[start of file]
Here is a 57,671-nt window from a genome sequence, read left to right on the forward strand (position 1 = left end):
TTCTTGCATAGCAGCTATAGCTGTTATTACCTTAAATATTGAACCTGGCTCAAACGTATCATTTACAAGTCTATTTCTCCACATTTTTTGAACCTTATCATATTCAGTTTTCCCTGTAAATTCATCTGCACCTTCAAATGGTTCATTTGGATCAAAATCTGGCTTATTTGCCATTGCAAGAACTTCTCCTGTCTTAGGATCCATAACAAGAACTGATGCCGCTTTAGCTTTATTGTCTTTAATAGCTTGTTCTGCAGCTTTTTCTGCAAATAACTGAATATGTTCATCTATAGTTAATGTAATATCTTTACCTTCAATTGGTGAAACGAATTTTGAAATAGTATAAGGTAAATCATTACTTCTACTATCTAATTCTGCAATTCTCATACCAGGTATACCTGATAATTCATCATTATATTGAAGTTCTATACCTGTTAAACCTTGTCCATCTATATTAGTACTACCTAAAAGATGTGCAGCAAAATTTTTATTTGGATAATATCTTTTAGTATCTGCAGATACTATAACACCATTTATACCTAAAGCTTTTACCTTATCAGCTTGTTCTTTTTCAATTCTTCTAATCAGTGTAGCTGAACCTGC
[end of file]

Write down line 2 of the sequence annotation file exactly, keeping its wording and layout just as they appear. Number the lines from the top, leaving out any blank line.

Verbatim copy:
TTCTTGCATAGCAGCTATAGCTGTTATTACCTTAAATATTGAACCTGGCTCAAACGTATCATTTACAAGTCTATTTCTCCACATTTTTTGAACCTTATCATATTCAGTTTTCCCTGTAAATTCATCTGCACCTTCAAATGGTTCATTTGGATCAAAATCTGGCTTATTTGCCATTGCAAGAACTTCTCCTGTCTTAGGATCCATAACAAGAACTGATGCCGCTTTAGCTTTATTGTCTTTAATAGCTTGTTCTGCAGCTTTTTCTGCAAATAACTGAATATGTTCATCTATAGTTAATGTAATATCTTTACCTTCAATTGGTGAAACGAATTTTGAAATAGTATAAGGTAAATCATTACTTCTACTATCTAATTCTGCAATTCTCATACCAGGTATACCTGATAATTCATCATTATATTGAAGTTCTATACCTGTTAAACCTTGTCCATCTATATTAGTACTACCTAAAAGATGTGCAGCAAAATTTTTATTTGGATAATATCTTTTAGTATCTGCAGATACTATAACACCATTTATACCTAAAGCTTTTACCTTATCAGCTTGTTCTTTTTCAATTCTTCTAATCAGTGTAGCTGAACCTGC